Macrophages are distributed in all peripheral tissues and play a critical role in the first line of the innate immune defenses against bacterial infection by phagocytosis of bacterial pathogens through the macrophage scavenger receptor 1 (MSR1). Within tissues, the partial pressure of oxygen (pO 2) decreases depending on the distance of cells from the closest O2-supplying blood vessel. However, it is not clear how the expression of MSR1 in macrophages is regulated by low pO2. On the other hand, hypoxia-inducible factor (HIF)-1α is well known to control hypoxic responses through regulation of hypoxia-inducible genes. Therefore, we investigated the effects of hypoxia and HIF-1α on MSR1 expression and function in the macrophage cell line RAW264. Exposure to 1% O2 or treatment with the hypoxia-mimetic agent cobalt chloride (CoCl2) significantly suppressed the expression of MSR1 mRNA, accompanied by a markedly increase in levels of nuclear HIF-1α protein. The overexpression of HIF-1α in RAW264 cells suppressed the expression of MSR1 mRNA and protein, transcriptional activity of the MSR1 gene, and phagocytic capacity against the Gram-positive bacteria Listeria monocytogenes. The suppression of MSRl mRNA by hypoxia or C0Cl2 was inhibited by YC-1, an inhibitor of HF-1α, or by the depletion of HIF-1α expression by small interference RNA. These results indicate that hypoxia transcriptionally suppresses MSR1 expression through HF-1α.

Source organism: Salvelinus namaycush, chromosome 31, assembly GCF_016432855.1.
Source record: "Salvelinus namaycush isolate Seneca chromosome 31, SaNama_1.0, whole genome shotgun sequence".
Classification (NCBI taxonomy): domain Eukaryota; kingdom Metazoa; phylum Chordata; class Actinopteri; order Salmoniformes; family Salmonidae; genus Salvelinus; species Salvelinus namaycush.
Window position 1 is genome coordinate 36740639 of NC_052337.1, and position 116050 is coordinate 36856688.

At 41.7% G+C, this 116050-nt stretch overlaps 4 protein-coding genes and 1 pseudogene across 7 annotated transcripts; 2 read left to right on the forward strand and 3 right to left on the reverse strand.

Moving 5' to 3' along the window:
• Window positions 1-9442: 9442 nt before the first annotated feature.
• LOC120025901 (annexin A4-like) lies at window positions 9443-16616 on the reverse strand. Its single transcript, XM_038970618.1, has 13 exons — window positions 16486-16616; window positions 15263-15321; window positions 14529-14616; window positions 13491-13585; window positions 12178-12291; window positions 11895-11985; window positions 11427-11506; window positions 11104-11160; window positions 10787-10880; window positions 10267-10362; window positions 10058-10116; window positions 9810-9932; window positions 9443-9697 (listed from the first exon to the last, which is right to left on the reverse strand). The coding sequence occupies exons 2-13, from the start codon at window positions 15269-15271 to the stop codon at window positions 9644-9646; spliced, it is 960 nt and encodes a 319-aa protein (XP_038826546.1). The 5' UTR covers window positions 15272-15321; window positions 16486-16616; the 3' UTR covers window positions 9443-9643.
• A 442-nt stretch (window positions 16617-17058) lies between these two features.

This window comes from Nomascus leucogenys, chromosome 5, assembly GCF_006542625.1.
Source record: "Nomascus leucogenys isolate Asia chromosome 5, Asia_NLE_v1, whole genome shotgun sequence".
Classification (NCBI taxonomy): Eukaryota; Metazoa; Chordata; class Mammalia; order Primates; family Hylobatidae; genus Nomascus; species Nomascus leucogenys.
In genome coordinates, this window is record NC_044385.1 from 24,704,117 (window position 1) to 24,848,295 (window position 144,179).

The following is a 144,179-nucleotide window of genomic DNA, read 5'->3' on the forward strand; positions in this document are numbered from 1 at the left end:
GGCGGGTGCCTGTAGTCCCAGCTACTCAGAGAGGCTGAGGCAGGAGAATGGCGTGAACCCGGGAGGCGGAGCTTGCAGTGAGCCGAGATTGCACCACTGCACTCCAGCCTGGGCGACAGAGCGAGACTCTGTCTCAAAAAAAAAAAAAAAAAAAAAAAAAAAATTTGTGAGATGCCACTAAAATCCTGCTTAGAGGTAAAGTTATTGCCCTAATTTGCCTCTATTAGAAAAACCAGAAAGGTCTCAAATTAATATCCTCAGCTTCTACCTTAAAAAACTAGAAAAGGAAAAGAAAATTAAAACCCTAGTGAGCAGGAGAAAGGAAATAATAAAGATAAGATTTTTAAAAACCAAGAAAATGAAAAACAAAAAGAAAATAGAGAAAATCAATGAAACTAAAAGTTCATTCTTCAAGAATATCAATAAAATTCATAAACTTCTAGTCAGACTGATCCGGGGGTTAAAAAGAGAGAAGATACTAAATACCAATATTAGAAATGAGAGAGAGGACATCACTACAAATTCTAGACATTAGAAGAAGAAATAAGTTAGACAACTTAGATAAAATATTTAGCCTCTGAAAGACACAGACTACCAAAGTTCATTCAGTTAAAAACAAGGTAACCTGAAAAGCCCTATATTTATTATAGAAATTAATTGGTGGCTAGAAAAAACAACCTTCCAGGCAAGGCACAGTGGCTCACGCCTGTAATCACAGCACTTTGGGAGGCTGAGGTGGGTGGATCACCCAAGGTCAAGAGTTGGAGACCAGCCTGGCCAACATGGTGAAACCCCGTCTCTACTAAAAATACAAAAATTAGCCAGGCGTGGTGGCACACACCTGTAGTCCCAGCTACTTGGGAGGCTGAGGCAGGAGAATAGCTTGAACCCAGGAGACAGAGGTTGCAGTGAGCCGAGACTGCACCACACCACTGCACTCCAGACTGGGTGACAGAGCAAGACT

- Hypoxia hypoxia-inducible factor-1α
- Macrophage scavenger receptor 1
ASJC Scopus subject areas
- Clinical Biochemistry
- Physiology (medical)